FIG. 8 is a schematic cross-sectional view taken along section line 8--8 of FIG. 6. In FIG. 8, the chain 70 is inverted to show the hardened tips 42 engaging the bottom of a trench 95. For example, the hardened tips 42 of teeth 109 and 110 engage side walls 97 and a bottom wall 99 of the trench 95. Only the hardened tips 42 of the teeth 109 and 110 contact the walls 99 and 97 of the trench 95. Consequently, the teeth 109 and 110 resist wear and can be effectively used in hard digging conditions. Also, because only the tips engage the walls of the trench, less power is needed to drive the chain and chains having reduced tensile strengths can be used. For example, chains having tensile strengths in the range of 30,000-300,000 pounds can be used.

In direct contrast to conventional cup tooth cutters, the teeth 109 and 110 have cupped portions 58 that face outward toward the side walls 97 of the trench 95. In use, geologic material loosened by the hardened tips 42 flows between the side walls 97 and the cupped portions 58 of the teeth 109 and 110, and is subsequently scooped from the trench by the cupped portions 58.

The hardened tips 42 of teeth 111 and 112 engage the bottom wall 99 of the trench 95. To maximize wear life, only the hardened tips 42 of teeth 111 and 112 engage the bottom 99 of the trench 95. The cupped portions 56 of teeth 111 and 112 assist in scooping or removing loose geologic material from directly beneath the chain 70.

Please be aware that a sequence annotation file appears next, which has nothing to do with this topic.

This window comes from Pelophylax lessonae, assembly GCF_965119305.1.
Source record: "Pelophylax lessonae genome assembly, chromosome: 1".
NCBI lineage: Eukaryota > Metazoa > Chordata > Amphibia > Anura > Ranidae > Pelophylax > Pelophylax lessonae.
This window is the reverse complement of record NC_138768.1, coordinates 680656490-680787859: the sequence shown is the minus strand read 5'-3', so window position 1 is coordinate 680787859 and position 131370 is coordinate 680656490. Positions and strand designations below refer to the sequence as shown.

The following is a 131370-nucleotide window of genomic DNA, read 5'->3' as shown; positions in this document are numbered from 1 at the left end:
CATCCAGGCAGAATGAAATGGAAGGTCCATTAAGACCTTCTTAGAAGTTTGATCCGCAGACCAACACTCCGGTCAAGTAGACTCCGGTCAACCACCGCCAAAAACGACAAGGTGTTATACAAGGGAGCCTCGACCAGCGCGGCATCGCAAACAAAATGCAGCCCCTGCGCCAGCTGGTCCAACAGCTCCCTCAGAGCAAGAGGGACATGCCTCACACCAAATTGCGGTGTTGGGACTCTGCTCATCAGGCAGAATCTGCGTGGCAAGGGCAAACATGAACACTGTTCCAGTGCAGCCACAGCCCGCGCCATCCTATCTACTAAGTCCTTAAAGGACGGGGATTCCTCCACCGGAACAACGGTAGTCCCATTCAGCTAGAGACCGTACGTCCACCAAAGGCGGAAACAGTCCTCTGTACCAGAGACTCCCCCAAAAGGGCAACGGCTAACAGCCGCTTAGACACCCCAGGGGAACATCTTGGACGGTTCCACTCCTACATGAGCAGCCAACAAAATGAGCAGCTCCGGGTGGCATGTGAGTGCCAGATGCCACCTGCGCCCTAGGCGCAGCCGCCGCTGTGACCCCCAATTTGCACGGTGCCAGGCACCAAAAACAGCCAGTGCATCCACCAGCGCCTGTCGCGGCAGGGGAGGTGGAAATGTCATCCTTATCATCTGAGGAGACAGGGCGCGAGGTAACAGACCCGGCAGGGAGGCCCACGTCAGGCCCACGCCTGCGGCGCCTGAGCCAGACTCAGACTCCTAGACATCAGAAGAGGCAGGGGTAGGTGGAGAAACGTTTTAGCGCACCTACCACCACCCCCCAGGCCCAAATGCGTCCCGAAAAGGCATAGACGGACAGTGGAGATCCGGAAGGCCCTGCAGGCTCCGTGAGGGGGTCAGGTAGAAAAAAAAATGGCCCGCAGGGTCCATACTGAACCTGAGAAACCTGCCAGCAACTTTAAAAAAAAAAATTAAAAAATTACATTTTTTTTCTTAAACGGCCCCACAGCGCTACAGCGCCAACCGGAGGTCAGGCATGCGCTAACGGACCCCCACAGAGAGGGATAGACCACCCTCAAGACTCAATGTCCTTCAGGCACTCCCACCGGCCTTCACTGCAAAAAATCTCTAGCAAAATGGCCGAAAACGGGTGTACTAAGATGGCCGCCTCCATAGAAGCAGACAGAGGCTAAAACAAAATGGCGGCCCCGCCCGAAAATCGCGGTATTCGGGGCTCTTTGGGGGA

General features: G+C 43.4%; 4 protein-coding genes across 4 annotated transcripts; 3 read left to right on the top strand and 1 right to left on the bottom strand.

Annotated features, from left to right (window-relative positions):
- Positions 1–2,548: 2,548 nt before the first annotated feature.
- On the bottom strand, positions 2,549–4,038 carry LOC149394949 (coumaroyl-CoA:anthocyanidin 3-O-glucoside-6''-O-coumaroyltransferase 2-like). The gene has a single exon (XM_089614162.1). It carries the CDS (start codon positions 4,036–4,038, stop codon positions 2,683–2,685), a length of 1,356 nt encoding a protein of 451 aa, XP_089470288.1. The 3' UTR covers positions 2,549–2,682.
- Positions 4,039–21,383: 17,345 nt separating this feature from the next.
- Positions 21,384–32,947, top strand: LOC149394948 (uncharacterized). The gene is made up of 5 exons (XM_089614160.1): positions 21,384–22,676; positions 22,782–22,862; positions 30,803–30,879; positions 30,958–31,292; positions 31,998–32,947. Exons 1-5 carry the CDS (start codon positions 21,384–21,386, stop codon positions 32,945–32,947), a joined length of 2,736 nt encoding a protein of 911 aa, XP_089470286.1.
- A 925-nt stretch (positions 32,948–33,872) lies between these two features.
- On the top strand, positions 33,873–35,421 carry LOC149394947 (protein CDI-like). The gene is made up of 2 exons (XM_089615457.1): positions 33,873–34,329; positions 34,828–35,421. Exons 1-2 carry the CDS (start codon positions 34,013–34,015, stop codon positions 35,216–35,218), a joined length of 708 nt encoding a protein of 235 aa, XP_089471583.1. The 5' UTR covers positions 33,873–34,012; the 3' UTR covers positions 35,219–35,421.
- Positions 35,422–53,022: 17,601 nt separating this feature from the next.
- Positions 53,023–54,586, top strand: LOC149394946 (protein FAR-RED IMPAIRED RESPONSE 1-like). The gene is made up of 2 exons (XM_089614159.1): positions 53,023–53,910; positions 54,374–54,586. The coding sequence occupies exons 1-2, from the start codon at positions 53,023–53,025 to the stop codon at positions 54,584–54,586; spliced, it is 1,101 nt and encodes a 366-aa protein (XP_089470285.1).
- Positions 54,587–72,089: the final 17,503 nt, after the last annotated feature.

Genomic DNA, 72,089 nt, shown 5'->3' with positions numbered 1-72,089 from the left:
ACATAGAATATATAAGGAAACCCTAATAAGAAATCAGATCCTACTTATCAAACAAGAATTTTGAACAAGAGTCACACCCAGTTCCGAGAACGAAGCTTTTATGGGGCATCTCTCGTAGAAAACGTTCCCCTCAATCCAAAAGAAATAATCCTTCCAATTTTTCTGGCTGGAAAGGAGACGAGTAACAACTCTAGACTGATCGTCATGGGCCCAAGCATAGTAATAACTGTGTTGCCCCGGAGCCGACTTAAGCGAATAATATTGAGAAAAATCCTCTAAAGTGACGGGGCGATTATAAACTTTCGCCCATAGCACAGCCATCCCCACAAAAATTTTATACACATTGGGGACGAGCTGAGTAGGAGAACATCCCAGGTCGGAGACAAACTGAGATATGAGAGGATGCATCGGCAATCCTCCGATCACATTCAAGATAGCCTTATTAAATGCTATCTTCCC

With regard to the foregoing description, it is to be understood that changes may be made in detail, especially in matters of the construction materials employed and the size, shape and arrangement of the parts with departing from the scope of the present invention. It is intended that the specification and the depicted aspects be considered exemplary only, with a true scope and spirit of the invention being indicated by the broad meaning of the following claims.

Claims

1. A cutting tooth for a trencher chain, the cutting tooth comprising:

a base portion aligned along a first plane, the base portion including means for allowing the cutting tooth to be connected to the trencher chain;
a distal portion that is generally obliquely aligned with respect to the first plane, the distal portion having generally planar inner and outer surfaces;
a leading end and a trailing end with at least a portion of the leading end being generally planar and extending along at least the distal portion of the cutting tooth, the portion of the leading end having a width that extends from the inner surface to the outer surface of the distal portion with the portion of the leading end being substantially perpendicular to the first plane;
a curved transition located between the distal portion and the base portion, the curved transition curving away from the first plane and at least partially forming a cupped portion that extends from the leading end to the trailing end of the cutting tooth;
a hardened tip mounted within a notch defined by the distal portion and positioned at a region of the leading end that is located farthest from the first plane; and
hard facing positioned along the leading end adjacent to the hardened tip.

2. The cutting tooth of claim 1, wherein the hardened tip is made of a solid carbide inlay.

3. The cutting tooth of claim 1 wherein the width of the portion of the leading end is between 0.375 and 0.750 inches wide.

4. The cutting tooth of claim 1 wherein the portion of the leading end further extends along the base portion and the curved transition of the cutting tooth.

5. The cutting tooth of claim 1, wherein the means for allowing the cutting tooth to be connected to the cutting chain comprises two openings that extend transversely through the base portion.

6. The cutting tooth of claim 1, wherein the distal portion includes a relieved distal surface that trails the hardened tip.